What to do When Succulent Leaves are Splitting?

Remember that day when you brought your first succulent home? You couldn’t take your eyes off that cute, little Echeveria.

A few moons later, what started out as a one plant show has grown to a collection of exotic cacti and rare succulents. And as the varieties have increased, so has the gardening pains.

If you’re not battling with mealy bugs, then you’re either beheading your plants due to etiolation or having your succulents collapse on you due to root rot. Whichever the case, growing succulents is an adventurous road trip.

For succulent leaves, splitting is a sign of too much care – for a larger part. Ironical, right? 

But you definitely don’t want split leaves. So, find out the one maintenance regimen you need to cut back on and how to further salvage the situation.

Let’s dive in.

Why Succulent Leaves Are Splitting

Watering is one of the necessary maintenance routines for plants – for obvious reasons. But for succulent plants, too much of it will cause splitting of leaves.

By nature, these plants are adapted to surviving in scarce water conditions. Their transpiration rates are way lower than your average plant; meaning that any drop that travels up their system is stored (in the leaves) as it awaits utilization.

Now, in conditions of abundance, so much water is coming in leading to an excess. But remember the succulents here have no mechanism of getting rid of it. They can only store. As the water accumulates in the leaves, it leads to increased turgor pressure which splits them.

Additionally, succulent leaves will split if the plant is in a potting mix with poor drainage.

Either way, the aesthetic value of such a plant is definitely on the verge of being lost. Here’s what you can do about it.

What to do When Succulent leaves are Splitting

As you have already guessed from above, reducing the watering frequency is a worthwhile step to take for succulent leaves that are splitting.

As much as it is a step in the right direction, it might just not be effective. The plant has already taken up more water than it can store/ use up. Adding it more, albeit at spread out intervals can still prove detrimental depending on the soil mixture.

Even if you have the right soil mixture, the fact remains that the plant has excess water. And there is no way of telling if this water would have been used up by the time you decide to water the plant again.

Here are more effective tips to apply in your fight against leaf splitting.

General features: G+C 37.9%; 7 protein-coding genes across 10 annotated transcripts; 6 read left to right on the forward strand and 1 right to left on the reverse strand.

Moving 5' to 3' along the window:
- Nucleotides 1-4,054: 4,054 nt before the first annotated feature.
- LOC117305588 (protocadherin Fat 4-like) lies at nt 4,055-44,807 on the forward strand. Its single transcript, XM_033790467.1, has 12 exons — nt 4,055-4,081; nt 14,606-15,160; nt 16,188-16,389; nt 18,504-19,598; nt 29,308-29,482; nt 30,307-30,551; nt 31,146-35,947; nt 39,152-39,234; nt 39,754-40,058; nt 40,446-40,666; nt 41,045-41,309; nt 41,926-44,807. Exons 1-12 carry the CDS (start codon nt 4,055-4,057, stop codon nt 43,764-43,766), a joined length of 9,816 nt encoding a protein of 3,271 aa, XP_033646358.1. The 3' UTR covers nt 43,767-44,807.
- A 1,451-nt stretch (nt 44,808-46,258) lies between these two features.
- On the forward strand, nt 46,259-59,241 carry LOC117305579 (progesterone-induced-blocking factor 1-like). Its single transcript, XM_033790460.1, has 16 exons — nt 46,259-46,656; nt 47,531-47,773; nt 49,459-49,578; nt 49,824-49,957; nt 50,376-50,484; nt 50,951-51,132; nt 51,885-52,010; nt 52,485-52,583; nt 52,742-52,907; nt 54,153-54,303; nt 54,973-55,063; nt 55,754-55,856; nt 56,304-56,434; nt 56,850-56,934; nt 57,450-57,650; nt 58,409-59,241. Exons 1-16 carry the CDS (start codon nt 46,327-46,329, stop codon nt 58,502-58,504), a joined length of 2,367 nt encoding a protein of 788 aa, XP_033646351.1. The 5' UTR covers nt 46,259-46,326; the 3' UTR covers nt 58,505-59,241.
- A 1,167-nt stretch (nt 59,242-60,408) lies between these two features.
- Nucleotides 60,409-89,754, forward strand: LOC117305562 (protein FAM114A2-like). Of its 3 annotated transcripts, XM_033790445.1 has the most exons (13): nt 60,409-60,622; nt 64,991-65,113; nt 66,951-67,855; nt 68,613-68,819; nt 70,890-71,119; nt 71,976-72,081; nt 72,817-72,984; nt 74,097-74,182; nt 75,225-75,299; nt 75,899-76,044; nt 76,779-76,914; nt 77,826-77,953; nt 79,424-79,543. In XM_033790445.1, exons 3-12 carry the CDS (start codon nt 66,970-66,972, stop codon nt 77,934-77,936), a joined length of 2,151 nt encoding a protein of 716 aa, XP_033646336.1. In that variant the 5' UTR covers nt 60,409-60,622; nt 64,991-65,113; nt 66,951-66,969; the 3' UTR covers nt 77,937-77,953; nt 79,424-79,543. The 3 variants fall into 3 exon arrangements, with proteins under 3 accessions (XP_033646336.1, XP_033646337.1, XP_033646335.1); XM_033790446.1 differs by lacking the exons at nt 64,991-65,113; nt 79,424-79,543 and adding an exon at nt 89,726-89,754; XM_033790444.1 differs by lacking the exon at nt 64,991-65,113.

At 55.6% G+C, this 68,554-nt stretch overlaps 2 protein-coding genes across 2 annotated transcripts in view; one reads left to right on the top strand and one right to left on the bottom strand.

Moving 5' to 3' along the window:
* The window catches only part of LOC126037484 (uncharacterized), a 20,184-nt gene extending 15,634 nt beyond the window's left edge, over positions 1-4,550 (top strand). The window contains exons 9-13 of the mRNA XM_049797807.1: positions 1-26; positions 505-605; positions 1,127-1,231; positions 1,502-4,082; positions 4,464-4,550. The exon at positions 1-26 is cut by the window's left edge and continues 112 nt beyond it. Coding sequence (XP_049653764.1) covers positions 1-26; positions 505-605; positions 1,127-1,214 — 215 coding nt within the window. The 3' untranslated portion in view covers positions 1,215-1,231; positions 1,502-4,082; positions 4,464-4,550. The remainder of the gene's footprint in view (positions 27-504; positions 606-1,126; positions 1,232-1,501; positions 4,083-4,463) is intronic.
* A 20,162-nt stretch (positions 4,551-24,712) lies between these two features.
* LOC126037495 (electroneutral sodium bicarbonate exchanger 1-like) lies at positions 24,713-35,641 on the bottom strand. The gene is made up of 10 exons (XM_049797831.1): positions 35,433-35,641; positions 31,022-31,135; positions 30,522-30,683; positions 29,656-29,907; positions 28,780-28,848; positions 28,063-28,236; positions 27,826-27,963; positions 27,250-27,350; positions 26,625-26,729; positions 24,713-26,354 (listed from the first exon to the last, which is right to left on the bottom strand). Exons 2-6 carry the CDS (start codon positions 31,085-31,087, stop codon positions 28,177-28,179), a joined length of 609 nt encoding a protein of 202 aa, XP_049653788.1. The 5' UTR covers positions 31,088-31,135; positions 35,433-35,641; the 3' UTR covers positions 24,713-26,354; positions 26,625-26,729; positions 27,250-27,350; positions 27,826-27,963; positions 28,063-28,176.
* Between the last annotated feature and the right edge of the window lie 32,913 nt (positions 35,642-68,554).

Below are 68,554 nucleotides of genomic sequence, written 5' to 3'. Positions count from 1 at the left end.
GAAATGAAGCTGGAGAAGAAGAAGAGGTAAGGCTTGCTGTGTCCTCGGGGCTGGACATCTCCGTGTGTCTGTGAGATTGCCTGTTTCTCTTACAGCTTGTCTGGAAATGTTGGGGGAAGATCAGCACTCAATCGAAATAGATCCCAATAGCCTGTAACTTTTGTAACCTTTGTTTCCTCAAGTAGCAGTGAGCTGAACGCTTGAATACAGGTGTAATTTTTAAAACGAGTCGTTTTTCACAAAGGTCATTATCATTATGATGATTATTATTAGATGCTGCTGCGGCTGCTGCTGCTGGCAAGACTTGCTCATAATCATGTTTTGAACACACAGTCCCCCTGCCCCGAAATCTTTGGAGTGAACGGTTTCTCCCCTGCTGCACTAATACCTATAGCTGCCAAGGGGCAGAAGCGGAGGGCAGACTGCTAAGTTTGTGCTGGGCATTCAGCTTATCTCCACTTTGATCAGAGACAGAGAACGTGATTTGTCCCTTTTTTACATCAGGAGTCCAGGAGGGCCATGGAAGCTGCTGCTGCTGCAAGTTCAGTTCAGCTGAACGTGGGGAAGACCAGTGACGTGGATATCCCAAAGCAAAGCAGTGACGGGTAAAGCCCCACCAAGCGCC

• If you have the right potting mixture (good drainage), completely discontinue watering for a week or so. For this period, a well-draining soil mix should be dry for a larger part. Test for this by dipping your finger into the pot. If the the soil is still moist, it’s time to move on to the next step below.
  • For soil with poor drainage, remove the plant from its current place and rid it of all the wet soil. Put the plant somewhere dry with enough light (away from direct sunlight) for a period of up to a week. After that, replant it, this time using potting soil with good drainage capabilities. Wait for a week before you start watering. Keep the watering at minimal and the sessions far apart.

How to NEVER Have Splitting Succulent Leaves

You can take a proactive approach in dealing with splitting succulent leaves. Take note of the following…

Soil mix

It is imperative to choose a mix that is well-draining to eliminate any possibilities of excess water. Take note, going for commercial options is your best bet. Just purchase commercial cactus and succulent potting mix and get going.

Alternatively, you can make your own mix by combining measured quantities of potting soil, coarse sand, and pumice or perlite. To further improve drainage, plant your succulents in pots that correspond to their sizes – just leaving a small extra space. Repot them as they grow to maintain this set up.

Growth cycles

Succulents have different water needs at their various development stages. For instance, they need a lot of watering when growing. This has to be alternated with periods of a complete lack of it to partially dry out the soil.

In their dormant stage, very little water is required and therefore the potting soil should remain as dry as possible. At least half of the potting soil should be dry.

Watering frequency

This is determined by the stage of development as outlined above. In both stages, the top soil is the ultimate determinant of the right time to water.

The top part of the mix should be dry. This dryness should extend up to 2 inches into the pot if the succulent is in the growth stage. You can use your finger to measure this. Just dip it into the soil mix to see if there’s any moisture. If yes, refrain from watering until when there is a complete dryness.

We like to use a watering can like this to make things easier.


Try these tips out and let us know what you think. Did your succulents recover nicely from splitting leaves or did it ultimately fall?

If you have any concerns or suggestions please let our follower base know below. No concern or suggestion is bad, if you have a problem with your succulents we’re sure there are more people who have the same problem.

Thank you so much for reading our article! If you haven’t already you should check out the snake plant article too a lot of people enjoyed this one especially. And like always happy planting friends!

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